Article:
ATM explosive yob from Wigan jailed for 12 years
A prolific burglar from Wigan, who used explosives to blast three cash machines from their moorings as part of a nationwide crime spree, has been jailed for 12 years.
Detectives say the attacks by Alfie Adams and his accomplices could have had “devastating consequences”, as they targeted convenience stores, garages and post offices across several counties.
In just three months career criminal Adams, 39, of Platt Bridge, was involved in 23 break-ins - but the most serious came when explosive charges were fitted to three cash machines in two village Co-op stores, in Cambridgeshire and Leicestershire, and a Tesco Express in nearby Hinckley, causing damage totalling hundreds of thousands of pounds.
Adams, of Millers Lane, and his partners-in-crime Charlie Smith, 31, from Lutterworth, and John Doran, 20, from Leeds, admitted to eight burglaries and asked for up to 15 similar offences to be considered. Smith was jailed for 10 years and seven months and Doran for nine years.
The trio also pleaded guilty to three offences of causing an explosion likely to endanger life or cause serious damage to property, and to stealing a car in Nuneaton.
Between September and November last year, the gang is thought to have escaped with thousands of pounds following break-ins in Coventry, Northants, Norfolk, Gloucestershire and Monmouth.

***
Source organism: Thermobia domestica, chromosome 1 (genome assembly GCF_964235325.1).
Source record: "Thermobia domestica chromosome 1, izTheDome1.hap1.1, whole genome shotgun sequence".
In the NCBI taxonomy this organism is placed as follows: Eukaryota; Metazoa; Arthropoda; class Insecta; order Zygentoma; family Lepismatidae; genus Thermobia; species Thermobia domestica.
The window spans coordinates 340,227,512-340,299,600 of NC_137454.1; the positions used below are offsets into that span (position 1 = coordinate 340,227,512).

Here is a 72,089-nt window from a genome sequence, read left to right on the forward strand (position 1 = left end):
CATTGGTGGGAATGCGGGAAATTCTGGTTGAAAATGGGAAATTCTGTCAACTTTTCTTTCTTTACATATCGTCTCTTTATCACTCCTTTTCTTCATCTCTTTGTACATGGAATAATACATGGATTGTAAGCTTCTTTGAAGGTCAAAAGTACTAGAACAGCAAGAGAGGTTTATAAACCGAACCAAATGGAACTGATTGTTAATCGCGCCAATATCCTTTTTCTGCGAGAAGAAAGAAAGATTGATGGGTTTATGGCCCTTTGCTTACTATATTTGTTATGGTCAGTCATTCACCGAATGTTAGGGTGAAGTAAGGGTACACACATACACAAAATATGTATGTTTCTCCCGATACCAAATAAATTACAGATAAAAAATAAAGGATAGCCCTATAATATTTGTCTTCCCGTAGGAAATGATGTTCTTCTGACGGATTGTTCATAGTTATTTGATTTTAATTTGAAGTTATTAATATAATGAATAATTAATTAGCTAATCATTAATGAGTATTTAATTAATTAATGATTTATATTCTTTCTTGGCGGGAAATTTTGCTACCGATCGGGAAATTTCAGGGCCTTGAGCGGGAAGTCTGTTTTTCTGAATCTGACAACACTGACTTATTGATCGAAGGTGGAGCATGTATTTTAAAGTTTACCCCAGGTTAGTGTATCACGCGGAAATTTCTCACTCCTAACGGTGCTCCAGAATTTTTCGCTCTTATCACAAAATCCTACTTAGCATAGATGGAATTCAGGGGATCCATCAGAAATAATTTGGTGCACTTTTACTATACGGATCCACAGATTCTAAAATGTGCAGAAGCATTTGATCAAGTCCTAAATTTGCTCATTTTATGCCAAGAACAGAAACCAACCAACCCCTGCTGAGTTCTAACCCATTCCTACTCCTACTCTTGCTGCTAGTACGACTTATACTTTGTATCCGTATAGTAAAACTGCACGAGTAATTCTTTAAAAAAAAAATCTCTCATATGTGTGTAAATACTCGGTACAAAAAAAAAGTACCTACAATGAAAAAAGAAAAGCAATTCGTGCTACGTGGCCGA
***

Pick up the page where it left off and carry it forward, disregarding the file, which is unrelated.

Speaking after the case, Det Chief Insp Martin Smalley said: “These three men caused hundreds of thousands of pounds worth of damage to stores across the region, taking a very blasé attitude to their own, and the public’s safety.
“The volatile gas mixtures they used to cause the explosions could have had devastating consequences.
“These crimes were very visible in the community, and the impact felt by residents and business owners was significant. The reliance on these ATMs by such small rural communities was great. But the fear and discord caused by these attacks in what was often the heart of their village was much greater.”
DCI Smalley said the disruption caused by the gang’s actions had been considerable and he hoped now that a sense of safety and security could return to village communities in the area.
Adams is no stranger to the courts - he was jailed for 40 months in February 2016 when he was part of a gang which stole around £2m worth of high-powered cars across Greater Manchester and Cheshire.
He also served a 12-year sentence for a string of distraction burglaries across the north-west, imposed in 2006.